11. 7a, 6d and 26d occupy my podium positions today. Dada on cracking form this morning, with a fairly straightforward and thoroughly enjoyable puzzle. I was pleased that the answer for 20a managed to extricate itself from the depths of my memory, and equally glad that I remembered that I never really liked their output.

    Thanks to Dada for a delightful challenge and to Senf.

  12. Morning all. Good to be here once again. 13D was my last one in. I could see the answer but parsing it took a little time. 26D is my top pick today. Thanks to Dada for a very doable puzzle and to Senf for the blog.

  13. I’m trying to use my time usefully in lockdown in getting to grips with cryptic crosswords, so you’ll guess that I’m new to this mystic art. My main obstacle at present is determining which is the definition of the clue. I know it’s likely to be the first or last word or words, but for me it’s not yet obvious. Any hints or help, please?

    1. Welcome to the blog Irate Mo.
      From my perspective, the answer to your question is practice and following this blog where the definitions are identified.
      After many years of solving, I still get stumped frequently by some clues (and setters). So, I am very grateful for what Big Dave provides us with.

    2. Welcome from me also, Irate Mo. That’s a tricky question and I am sure many will have different explanations. For myself, it’s about looking at the clue and almost “sensing” the indicator. Take 7a in today’s puzzle. I looked at it and, to me, it is obvious the first two words are the essential words. I think it comes with practice rather that anyone explaining it. Stick with this blog and you will learn. It’s how most of us improved. I was doing the DT back pager for nearly 40 years before I joined this blog. When I joined about two years ago, my solving came on in leaps and bounds.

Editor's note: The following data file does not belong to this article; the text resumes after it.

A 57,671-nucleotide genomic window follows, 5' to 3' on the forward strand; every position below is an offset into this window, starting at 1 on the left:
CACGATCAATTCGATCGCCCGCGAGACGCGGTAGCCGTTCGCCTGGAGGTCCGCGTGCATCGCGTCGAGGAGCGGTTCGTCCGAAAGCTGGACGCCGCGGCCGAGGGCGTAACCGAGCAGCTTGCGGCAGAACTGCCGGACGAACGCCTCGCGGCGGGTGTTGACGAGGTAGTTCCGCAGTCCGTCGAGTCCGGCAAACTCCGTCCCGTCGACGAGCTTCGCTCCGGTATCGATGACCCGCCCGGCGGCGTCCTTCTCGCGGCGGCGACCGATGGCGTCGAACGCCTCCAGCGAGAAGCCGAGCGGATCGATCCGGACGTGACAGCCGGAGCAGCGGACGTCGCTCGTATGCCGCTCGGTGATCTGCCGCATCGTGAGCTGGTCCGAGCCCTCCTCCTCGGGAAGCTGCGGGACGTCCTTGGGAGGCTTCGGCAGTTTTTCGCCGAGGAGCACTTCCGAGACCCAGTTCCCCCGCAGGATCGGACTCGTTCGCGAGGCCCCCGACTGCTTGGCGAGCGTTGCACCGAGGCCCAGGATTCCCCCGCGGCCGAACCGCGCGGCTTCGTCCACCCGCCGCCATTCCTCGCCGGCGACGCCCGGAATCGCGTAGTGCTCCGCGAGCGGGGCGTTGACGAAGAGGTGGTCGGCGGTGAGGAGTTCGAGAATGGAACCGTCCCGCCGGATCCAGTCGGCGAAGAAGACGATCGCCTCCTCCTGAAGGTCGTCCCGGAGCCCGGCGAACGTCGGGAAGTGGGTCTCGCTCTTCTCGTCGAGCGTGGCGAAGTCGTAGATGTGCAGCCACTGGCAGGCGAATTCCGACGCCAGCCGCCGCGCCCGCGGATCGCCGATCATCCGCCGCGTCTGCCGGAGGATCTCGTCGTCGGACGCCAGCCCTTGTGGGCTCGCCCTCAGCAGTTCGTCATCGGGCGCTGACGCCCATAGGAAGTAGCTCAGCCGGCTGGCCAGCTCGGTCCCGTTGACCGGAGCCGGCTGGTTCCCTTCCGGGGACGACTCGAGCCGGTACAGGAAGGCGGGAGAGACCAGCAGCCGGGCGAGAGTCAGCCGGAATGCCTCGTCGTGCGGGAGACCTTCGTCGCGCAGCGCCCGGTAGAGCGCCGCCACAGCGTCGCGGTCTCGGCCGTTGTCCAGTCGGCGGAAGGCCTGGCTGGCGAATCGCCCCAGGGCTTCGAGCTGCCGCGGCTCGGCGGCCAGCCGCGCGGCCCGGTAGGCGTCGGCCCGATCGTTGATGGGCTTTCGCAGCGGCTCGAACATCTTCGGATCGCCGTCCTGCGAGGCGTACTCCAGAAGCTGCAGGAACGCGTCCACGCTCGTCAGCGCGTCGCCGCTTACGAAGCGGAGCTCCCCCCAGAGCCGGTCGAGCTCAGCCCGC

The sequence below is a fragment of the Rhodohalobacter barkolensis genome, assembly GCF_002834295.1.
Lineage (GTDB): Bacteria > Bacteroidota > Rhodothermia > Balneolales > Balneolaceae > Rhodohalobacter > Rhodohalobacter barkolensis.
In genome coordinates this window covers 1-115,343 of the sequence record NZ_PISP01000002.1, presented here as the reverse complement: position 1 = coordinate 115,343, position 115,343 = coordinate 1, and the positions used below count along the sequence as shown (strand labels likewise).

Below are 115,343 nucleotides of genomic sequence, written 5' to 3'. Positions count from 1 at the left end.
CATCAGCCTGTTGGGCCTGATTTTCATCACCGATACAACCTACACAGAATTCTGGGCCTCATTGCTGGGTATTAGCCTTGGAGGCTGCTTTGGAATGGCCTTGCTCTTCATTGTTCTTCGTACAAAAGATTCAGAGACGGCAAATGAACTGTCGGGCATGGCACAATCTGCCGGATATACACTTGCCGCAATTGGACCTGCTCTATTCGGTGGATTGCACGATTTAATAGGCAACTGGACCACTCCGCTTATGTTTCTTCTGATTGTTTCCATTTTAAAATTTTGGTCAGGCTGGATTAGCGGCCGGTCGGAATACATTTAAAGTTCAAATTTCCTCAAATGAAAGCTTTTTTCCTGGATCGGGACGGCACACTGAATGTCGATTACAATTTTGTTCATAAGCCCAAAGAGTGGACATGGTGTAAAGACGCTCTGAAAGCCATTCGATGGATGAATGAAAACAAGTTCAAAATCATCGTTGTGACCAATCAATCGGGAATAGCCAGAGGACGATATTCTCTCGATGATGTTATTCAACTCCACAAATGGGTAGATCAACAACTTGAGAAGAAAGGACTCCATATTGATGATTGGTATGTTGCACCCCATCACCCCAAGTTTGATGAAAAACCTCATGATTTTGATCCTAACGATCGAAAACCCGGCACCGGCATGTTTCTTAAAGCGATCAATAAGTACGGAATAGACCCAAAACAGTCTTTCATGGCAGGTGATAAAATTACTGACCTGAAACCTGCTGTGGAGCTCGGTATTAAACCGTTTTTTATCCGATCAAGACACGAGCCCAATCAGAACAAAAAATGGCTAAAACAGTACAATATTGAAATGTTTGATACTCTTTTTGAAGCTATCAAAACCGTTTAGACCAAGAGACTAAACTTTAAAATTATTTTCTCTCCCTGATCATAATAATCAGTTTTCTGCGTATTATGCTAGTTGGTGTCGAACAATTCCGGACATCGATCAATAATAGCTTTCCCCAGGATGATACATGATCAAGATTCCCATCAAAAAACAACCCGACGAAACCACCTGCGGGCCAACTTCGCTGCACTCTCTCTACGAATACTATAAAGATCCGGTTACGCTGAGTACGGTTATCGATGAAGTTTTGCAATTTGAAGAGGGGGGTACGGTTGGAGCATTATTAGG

I am sure others will add their thoughts on your question and it will be interesting to see what they have to say.

      1. PS – You will see in the hints that the definitions are underlined, which helps.

        Just realised Senf has already pointed this out! :eek:

    3. Hello Mo – another way to look at it is to see which end of the clue contains an instruction
      10a has ‘in novel’ which could be ‘contained by an anagram of…’ and ‘particular’ doesn’t suggest doing anything so it’s probably the definition
      Sometimes it’s a case of ‘look for the trick’ or ‘what could be misleading about the clue?’
      Stick with BD and the bloggers and you’ll be fine in no time

    4. I am not likely to be of much help, but what you are already doing is how I started. I look at the first word or words and consider what the rest brings to mind and the same for the last word or words if that fails. Thankfully the sneaky setters who hide the definition in the middle are relatively rare.